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  #423  
Old 03-10-2013, 05:38 PM
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thank you Ish.
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  #424  
Old 03-10-2013, 06:03 PM
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The 1953 act made Phillip the regent if the Queen died before Charles reached 18 instead of Princess Margaret, who would been regent per 1937 act. I would think if William some how came to the throne before baby cambridge was 18. Like in 1953, they would have to pass a new regency act to make Kate the regent until her child was old enough instead of Harry. Charles wouldn't need one since William is over 18 and would be able to take over if his father became ill.
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  #425  
Old 03-10-2013, 06:12 PM
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Originally Posted by Skippyboo View Post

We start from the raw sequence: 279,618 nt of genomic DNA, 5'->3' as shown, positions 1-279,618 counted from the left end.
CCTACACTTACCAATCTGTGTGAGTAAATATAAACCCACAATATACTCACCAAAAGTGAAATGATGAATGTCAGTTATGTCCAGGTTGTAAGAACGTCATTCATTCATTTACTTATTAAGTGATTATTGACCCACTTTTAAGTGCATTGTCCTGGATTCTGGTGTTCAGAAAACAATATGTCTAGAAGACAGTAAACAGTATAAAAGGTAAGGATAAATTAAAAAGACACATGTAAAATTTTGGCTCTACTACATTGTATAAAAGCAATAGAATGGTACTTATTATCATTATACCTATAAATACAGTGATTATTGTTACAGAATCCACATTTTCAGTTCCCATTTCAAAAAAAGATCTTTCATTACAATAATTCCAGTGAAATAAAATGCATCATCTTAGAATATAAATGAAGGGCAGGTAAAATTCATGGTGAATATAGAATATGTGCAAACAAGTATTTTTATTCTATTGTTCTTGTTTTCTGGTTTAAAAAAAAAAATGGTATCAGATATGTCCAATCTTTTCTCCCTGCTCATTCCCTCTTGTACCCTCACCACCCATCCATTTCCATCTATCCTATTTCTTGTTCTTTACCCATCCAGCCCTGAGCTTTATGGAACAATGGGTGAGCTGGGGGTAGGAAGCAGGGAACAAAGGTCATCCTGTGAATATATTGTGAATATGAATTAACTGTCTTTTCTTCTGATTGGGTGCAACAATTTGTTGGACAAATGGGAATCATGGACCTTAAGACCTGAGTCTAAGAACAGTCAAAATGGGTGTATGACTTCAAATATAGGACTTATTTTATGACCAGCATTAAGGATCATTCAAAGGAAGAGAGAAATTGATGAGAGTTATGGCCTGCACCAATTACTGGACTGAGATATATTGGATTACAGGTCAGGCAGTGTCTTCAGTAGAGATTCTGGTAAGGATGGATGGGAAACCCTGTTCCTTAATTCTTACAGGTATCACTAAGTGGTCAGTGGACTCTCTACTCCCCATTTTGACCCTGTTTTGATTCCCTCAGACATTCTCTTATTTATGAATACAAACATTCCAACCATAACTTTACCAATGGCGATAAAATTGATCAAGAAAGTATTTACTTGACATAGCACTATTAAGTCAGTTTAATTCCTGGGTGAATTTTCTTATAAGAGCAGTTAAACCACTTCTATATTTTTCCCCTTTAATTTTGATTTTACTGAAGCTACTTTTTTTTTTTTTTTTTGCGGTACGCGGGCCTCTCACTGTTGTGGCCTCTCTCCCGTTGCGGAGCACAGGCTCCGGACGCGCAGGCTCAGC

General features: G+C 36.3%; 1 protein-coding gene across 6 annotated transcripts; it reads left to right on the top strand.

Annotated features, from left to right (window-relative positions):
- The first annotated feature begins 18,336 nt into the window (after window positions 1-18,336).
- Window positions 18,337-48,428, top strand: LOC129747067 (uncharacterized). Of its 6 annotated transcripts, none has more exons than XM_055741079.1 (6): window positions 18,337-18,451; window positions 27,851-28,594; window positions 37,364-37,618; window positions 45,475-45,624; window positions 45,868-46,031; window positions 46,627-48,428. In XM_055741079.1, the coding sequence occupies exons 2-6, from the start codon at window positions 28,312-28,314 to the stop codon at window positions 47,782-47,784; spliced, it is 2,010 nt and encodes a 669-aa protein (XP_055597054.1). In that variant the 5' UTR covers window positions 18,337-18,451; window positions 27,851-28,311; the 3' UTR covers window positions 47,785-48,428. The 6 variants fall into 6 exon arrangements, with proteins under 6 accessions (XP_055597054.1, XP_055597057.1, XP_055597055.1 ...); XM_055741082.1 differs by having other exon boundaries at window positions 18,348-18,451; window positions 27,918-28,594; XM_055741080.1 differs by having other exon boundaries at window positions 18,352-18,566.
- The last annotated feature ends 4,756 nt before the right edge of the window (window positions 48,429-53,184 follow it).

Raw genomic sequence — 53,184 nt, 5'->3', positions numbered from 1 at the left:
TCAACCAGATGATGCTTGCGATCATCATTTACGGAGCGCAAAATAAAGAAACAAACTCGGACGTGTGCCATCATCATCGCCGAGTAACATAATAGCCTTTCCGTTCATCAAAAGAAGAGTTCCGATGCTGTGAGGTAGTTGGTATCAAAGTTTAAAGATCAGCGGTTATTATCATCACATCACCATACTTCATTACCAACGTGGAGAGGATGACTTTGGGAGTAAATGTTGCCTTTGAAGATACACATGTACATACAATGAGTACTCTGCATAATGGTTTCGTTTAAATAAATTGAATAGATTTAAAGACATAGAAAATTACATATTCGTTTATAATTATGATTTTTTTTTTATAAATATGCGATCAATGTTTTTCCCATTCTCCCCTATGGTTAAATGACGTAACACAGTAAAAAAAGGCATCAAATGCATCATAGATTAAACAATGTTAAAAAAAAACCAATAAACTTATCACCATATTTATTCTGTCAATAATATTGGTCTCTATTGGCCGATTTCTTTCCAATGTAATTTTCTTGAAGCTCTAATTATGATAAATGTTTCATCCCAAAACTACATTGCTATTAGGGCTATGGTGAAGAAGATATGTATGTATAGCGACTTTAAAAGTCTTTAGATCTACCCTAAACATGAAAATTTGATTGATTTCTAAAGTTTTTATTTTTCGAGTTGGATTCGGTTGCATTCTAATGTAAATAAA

The 1953 act made Phillip the regent if the Queen died before Charles reached 18 instead of Princess Margaret, who would been regent per 1937 act. I would think if William some how came to the throne before baby cambridge was 18. Like in 1953, they would have to pass a new regency act to make Kate the regent until her child was old enough instead of Harry. Charles wouldn't need one since William is over 18 and would be able to take over if his father became ill.
This is totally getting off topic at this point, and might need to be moved to a different (or new?) thread, but would Catherine be the best person to be the regent? I would debate if Harry would be the best person himself (as the next person in line over 21). Not to demean Catherine's origins, but I would think that someone who was raised as a Royal would be more fitting as a regent than someone who is merely royal by marriage. In the case of the DoE, he was always a Royal, he just wasn't born into the BRF. In the case of Catherine, she wasn't a Royal prior to 2011, and as such is still very new to the Royal game, especially in comparison. And, as cepe pointed out, it seems like a more senior royal (i.e. Anne, Andrew, or even Edward) would be more suited to the role of regent than Harry, who is much younger, or Catherine, who is newer to being a Royal.